“It’s close to a 50-50 fight,” says Abel Sanchez, who, as Golovkin’s trainer, has studied Lemieux and Stevens’ strengths and weaknesses as carefully as anyone. “And by the way, Lemieux can’t be in a bad fight. They’re different kinds of fighters. Lemieux is very strong, but he’s not as technical – Curtis has better balance, a better method of punching than David does. I think they’re equal in power, but David is more crude in how he delivers it than Stevens is.”

At a perhaps generously measured 5’7”, Stevens gives away height to nearly every opponent (officially, three inches to Lemieux). That means he needs to work his way inside to get in range to land his power punches, the battle within the war that should go a long way toward determining this outcome.

“Curtis looks very ordinary when he doesn’t let his hands go,” says Sanchez. “He can’t be too selective with his shots. He needs to let his hands go and not try to do it all with one punch. Curtis can make it a fun tactical fight and make Lemieux have to think about both hands coming at him, but if he doesn’t do that, if he isn’t throwing enough, I think that David’s got the edge.”

Of the two, Stevens undoubtedly gave Golovkin more problems. “The Cerebral Assassin,” who is trained by former 154- and 160-pound titleholder John David Jackson, won a round on a couple of the official scorecards against GGG – something Lemieux didn’t do – and he checked Golovkin’s chin a few times. But Lemieux’s trainer, Marc Ramsay, doesn’t seem overly concerned.

“It’s more about what David Lemieux can bring to that ring, not Curtis Stevens,” Ramsay said on Feb. 28 on the final prefight media conference call. “Curtis is a good boxer. Curtis is a powerful boxer, like everybody knows. But at the end of the day, I don’t focus that much about Curtis Stevens because the result of the fight is not in the hands of Curtis. I think David is the more complete fighter, and we’re going to show it.”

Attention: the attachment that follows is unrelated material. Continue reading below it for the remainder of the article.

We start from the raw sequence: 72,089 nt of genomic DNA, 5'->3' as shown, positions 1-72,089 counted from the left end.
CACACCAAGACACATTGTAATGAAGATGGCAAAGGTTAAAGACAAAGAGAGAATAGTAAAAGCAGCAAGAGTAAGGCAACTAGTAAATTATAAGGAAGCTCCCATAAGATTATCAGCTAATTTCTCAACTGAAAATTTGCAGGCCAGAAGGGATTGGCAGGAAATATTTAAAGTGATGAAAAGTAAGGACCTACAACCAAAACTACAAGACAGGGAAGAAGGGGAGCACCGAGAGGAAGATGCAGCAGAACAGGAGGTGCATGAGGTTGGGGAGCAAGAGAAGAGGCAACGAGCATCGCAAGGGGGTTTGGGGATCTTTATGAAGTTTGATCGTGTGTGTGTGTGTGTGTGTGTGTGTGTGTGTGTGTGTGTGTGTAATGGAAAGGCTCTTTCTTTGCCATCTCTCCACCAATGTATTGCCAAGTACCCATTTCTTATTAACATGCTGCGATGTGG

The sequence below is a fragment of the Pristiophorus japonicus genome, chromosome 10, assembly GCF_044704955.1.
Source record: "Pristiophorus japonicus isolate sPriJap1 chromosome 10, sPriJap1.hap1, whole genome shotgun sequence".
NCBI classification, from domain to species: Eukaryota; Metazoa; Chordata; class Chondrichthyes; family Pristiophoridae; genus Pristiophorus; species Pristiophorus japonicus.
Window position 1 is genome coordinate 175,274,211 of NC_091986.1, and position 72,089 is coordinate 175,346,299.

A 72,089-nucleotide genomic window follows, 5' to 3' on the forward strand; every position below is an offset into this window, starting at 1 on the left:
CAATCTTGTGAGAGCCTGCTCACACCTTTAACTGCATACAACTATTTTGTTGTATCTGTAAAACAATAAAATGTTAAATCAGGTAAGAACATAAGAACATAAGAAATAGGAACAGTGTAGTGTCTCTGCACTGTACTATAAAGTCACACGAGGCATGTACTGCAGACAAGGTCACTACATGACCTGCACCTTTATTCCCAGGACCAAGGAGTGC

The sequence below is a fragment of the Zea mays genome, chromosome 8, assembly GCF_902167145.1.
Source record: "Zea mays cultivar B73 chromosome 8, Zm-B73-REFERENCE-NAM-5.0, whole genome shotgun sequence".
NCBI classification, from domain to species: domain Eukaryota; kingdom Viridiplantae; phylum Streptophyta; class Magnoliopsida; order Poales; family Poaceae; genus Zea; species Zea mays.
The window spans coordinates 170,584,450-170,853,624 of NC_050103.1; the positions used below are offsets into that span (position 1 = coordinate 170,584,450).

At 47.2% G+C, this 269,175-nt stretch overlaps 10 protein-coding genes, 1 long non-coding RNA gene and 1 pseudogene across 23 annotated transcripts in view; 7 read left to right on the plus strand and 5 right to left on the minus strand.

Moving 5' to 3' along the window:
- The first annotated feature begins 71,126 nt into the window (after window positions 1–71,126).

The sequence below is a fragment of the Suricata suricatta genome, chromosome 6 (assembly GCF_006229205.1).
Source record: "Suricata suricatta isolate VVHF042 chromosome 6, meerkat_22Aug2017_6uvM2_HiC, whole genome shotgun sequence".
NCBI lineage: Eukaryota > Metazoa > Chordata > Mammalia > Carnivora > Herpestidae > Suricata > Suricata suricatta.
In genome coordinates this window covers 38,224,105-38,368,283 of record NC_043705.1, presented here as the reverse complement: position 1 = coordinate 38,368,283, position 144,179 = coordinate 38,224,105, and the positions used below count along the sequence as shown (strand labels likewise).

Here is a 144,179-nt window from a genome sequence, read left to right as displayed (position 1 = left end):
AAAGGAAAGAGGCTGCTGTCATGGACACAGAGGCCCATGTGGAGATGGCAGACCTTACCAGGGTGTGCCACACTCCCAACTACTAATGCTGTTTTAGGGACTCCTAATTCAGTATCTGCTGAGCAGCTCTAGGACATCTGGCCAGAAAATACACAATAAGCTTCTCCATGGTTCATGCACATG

Stevens wasn’t in the mood to talk smack when the fight was first announced, but on that Feb. 28 media call, he found himself firing back. “Tell the doctor to bring smelling salts,” he told Lemieux directly. “They’re going to need to wake your ass up.”

The same medical attention will not be required for the fans at Turning Stone. This one has “manly art of straight-ahead offense” written all over it.

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In the televised co-feature, often electrifying Cuban lightweight Yuriorkis Gamboa ends a 15-month absence from the ring and begins what might be his last big push at age 35. Fighting for the first time under the Golden Boy Promotions banner, Gamboa takes on Nicaraguan journeyman Rene Alvarado, who is coming off the biggest win over his career, an upset split decision over Jayson Velez last July. The blur-fisted Gamboa has let some of his prime years pass him by – he turned 30 in December 2011 and has fought only five times since. If he’s going to realize his potential, his last chance to do so begins Saturday night.